While some English seaside towns can feel downtrodden and garish, Eastbourne bucks the trend for the classy Victorian townhouses and hotels that line its seafront.
This sophisticated bearing is exemplified by the Bandstand, a Neo-Grec building, clad with faience and hosting a prom and fireworks display every Wednesday in summer.
Eastbourne is on the eastern cusp of the South Downs National Park, and just west the coast begins to rise hair-raisingly from the shingle beach.
Beachy Head, the tallest chalk cliff in the country, is three miles away and can be part of the walk of a lifetime past the Seven Sisters cliffs to the Cuckmere Valley.
Let’s explore the best things to do in Eastbourne:
1. Beachy Head
Moments into the South Downs National Park is one of the UK’s best known coastal landforms.
Beachy Head is the highest chalk cliff in the country, 162 metres above sea level.
Standing at the highest point, safely away from the edge, you can see into four English counties, from the Isle of Wight and West Sussex’s Selsey Bill in the west to Dungeness in Kent in the east.
There’s a pub by the road, also called The Beachy Head and this is a few steps from a memorial to RAF Bomber Command (there was a relay station here in WWII). The Beachy Head Countryside Centre dips into the human and natural history of the cliffs and has a collection of watercolours of the East Sussex Coast.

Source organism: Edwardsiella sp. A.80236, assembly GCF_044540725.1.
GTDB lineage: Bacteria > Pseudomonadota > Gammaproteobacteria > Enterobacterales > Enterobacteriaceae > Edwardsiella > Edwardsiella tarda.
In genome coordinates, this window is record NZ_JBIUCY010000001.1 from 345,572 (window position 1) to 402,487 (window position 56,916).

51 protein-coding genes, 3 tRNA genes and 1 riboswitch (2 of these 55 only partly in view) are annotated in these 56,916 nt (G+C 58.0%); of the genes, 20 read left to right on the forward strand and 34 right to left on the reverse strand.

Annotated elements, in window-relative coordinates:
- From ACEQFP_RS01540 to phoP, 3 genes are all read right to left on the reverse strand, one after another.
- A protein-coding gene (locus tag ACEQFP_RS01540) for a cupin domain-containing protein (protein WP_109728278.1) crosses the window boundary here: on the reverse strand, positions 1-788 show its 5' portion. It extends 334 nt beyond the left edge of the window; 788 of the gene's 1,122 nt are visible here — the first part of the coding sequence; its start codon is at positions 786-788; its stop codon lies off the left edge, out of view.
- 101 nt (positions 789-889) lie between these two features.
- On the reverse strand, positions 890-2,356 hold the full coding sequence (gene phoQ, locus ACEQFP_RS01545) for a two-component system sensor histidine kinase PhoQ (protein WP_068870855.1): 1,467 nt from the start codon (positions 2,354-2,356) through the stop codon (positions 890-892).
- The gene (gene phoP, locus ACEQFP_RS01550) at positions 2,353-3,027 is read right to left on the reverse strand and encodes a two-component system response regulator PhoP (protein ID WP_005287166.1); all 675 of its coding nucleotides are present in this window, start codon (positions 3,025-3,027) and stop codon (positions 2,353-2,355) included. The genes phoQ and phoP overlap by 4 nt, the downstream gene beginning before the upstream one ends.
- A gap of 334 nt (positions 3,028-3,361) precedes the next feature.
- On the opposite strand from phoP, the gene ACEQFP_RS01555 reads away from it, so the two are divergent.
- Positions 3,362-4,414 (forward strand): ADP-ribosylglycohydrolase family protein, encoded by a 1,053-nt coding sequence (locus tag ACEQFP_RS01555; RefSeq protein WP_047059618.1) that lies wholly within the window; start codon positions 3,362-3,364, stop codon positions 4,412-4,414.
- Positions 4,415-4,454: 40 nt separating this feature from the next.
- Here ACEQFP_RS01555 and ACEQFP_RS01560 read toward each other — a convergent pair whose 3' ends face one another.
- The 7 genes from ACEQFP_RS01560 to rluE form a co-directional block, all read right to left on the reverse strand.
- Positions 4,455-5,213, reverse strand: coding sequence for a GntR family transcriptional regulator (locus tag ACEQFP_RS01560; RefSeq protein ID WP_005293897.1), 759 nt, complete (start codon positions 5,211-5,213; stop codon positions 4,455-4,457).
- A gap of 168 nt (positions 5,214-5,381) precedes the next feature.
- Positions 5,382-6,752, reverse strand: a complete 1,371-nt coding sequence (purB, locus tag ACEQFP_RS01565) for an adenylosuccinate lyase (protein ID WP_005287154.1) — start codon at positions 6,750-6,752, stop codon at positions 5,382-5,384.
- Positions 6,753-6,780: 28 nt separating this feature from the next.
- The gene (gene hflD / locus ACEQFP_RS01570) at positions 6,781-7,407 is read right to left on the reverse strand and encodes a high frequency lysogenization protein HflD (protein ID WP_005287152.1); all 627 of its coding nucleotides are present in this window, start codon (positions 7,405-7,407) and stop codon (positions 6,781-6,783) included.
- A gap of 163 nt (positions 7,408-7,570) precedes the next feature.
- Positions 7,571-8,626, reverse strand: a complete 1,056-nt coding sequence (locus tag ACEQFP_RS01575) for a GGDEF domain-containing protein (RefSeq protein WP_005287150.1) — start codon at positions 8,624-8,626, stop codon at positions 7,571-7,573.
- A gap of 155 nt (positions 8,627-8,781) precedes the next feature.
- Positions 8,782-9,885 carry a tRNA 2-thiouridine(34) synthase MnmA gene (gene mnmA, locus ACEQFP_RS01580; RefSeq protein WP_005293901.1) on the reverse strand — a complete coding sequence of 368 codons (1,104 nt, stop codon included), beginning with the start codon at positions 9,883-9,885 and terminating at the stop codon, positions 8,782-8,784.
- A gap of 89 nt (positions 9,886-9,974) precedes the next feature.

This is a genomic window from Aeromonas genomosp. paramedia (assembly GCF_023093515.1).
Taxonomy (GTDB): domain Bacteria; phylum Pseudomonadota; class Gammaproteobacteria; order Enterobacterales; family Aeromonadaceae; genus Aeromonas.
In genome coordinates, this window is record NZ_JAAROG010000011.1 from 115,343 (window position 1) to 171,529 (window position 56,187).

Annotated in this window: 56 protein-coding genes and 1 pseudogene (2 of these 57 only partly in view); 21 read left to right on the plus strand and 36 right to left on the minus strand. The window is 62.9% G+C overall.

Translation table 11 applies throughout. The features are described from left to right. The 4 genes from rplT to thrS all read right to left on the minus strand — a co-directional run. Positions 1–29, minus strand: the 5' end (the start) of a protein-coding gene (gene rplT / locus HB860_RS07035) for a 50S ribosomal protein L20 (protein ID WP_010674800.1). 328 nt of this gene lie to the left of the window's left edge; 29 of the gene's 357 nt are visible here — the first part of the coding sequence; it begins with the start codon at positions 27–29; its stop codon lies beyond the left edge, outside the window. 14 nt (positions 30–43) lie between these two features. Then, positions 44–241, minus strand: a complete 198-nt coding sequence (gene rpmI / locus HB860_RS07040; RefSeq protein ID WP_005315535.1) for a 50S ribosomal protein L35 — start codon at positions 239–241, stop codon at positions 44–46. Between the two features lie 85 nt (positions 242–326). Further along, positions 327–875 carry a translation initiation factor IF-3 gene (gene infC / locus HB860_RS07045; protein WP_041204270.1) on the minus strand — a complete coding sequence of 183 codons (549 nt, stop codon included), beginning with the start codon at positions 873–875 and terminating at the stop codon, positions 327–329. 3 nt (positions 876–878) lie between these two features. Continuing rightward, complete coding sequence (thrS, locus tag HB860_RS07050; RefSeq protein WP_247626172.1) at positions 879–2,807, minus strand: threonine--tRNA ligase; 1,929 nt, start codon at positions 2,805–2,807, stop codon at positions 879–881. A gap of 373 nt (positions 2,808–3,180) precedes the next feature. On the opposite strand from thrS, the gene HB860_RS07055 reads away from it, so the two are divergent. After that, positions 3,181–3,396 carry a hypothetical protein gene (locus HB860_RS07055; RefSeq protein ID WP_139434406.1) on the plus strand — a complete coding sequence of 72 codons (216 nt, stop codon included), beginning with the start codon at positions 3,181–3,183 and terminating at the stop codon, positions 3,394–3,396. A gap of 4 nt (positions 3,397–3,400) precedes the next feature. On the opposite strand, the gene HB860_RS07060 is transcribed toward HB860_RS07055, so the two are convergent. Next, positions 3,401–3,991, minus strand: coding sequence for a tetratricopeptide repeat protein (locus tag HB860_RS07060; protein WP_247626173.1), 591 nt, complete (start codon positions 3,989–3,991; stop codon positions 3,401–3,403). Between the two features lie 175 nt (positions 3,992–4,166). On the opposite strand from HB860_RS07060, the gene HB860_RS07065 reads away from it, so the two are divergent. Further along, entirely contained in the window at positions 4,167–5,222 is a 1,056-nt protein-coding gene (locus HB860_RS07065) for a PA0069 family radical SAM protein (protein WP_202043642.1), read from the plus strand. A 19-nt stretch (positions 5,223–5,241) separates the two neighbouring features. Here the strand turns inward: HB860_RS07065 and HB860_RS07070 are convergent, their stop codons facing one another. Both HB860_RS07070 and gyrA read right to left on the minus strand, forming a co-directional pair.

2. Birling Gap and the Seven Sisters
West of Beachy head the spine-tingling coast continues along a string of towering chalk cliffs that undulate along dry valleys.
Before you come to them you’ll enter Birling Gap, a small hamlet that is slowly disappearing because of coastal erosion.
Birling Gap is managed by the National Trust, and you can drop in at the visitor centre and go rockpooling and fossil hunting on the beach and wonder at the Seven Sisters to the west.
Back at the visitor centre there’s a cafe for tea and cake in the company of these stunning seascapes.
After that you can carry on towards Cuckmere Valley, part of the Seven Sisters Country Park, to contemplate the Seven Sisters from the other end.